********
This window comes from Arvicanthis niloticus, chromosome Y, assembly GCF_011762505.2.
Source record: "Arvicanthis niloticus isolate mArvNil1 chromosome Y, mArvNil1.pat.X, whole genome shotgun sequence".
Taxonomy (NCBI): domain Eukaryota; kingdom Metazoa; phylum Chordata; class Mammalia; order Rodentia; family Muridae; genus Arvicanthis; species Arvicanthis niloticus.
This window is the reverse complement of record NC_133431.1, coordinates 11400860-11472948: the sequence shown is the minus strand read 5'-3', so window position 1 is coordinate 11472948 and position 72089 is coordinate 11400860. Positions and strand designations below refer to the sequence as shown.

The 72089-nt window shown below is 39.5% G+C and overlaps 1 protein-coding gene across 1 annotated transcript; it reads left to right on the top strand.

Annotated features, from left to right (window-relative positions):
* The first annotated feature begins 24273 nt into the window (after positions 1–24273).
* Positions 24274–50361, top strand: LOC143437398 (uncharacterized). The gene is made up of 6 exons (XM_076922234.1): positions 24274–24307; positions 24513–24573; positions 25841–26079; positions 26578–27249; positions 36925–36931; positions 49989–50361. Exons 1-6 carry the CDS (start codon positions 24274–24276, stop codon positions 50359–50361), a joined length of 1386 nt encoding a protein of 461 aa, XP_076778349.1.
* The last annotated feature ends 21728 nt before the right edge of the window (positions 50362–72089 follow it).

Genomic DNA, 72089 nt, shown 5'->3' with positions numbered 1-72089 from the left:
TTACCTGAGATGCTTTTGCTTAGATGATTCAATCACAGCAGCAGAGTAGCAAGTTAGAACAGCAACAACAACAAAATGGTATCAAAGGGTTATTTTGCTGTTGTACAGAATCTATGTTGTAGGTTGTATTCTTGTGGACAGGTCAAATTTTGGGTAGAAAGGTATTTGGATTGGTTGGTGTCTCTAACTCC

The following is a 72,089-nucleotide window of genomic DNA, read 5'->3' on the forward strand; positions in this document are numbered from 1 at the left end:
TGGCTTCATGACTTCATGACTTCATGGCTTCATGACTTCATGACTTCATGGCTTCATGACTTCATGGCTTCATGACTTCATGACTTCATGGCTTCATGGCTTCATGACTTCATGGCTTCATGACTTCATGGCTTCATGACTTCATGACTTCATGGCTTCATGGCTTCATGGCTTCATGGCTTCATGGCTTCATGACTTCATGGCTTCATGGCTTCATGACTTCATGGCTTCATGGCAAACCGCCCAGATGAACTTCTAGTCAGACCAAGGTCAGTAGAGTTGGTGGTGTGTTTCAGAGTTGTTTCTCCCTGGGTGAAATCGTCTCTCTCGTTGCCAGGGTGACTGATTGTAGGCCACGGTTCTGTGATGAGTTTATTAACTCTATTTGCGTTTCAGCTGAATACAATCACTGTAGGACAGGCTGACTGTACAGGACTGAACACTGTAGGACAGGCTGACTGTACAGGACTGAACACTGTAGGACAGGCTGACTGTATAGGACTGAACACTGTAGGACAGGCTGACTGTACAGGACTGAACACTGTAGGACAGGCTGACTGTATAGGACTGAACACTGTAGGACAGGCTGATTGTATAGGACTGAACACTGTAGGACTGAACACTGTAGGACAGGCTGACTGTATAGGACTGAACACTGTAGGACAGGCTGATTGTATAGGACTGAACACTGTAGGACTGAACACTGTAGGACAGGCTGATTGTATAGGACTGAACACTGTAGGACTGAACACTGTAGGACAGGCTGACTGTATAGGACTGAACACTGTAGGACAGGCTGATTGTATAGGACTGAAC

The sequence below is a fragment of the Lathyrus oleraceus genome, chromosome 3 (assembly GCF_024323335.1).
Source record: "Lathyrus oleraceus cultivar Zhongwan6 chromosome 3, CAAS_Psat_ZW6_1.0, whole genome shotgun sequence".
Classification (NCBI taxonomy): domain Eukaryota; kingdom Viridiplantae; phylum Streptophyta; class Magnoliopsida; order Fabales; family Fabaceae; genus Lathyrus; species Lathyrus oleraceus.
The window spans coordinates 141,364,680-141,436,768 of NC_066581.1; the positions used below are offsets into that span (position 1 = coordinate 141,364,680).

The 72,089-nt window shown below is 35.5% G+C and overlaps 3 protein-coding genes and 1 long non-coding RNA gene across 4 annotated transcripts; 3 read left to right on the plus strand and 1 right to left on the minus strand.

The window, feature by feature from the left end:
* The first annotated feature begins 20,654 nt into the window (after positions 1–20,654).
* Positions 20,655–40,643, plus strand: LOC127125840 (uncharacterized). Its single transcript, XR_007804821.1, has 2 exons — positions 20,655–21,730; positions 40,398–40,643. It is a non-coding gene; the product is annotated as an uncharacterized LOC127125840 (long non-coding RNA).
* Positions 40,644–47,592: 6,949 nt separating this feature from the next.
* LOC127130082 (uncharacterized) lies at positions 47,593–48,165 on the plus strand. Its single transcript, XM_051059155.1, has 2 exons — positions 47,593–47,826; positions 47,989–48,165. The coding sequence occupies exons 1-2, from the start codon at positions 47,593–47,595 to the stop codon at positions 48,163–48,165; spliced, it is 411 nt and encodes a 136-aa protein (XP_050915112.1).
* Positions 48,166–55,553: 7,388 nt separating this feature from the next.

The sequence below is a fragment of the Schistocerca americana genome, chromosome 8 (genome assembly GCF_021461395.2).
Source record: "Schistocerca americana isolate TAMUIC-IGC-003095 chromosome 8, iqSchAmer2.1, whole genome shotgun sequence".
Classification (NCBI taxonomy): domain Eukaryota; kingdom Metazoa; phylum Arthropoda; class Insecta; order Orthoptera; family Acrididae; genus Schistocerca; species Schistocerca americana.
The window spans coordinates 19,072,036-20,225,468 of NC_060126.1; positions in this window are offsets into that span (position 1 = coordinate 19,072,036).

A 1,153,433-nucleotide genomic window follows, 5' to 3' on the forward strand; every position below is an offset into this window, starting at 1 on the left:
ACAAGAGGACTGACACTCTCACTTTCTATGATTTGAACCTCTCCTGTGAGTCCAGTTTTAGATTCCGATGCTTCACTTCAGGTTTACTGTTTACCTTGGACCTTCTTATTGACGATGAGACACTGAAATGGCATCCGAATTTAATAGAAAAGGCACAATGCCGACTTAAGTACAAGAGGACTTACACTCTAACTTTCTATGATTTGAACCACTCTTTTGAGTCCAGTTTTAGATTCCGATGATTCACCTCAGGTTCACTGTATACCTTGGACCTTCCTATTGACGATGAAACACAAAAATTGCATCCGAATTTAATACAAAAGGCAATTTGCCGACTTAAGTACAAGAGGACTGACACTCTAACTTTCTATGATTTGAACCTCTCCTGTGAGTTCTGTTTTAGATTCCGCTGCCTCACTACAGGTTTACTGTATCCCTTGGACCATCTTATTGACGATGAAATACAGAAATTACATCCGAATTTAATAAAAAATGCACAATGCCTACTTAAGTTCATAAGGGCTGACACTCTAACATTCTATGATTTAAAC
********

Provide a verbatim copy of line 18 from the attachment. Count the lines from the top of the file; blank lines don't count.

The 72,089-nt window shown below is 35.5% G+C and overlaps 3 protein-coding genes and 1 long non-coding RNA gene across 4 annotated transcripts; 3 read left to right on the plus strand and 1 right to left on the minus strand.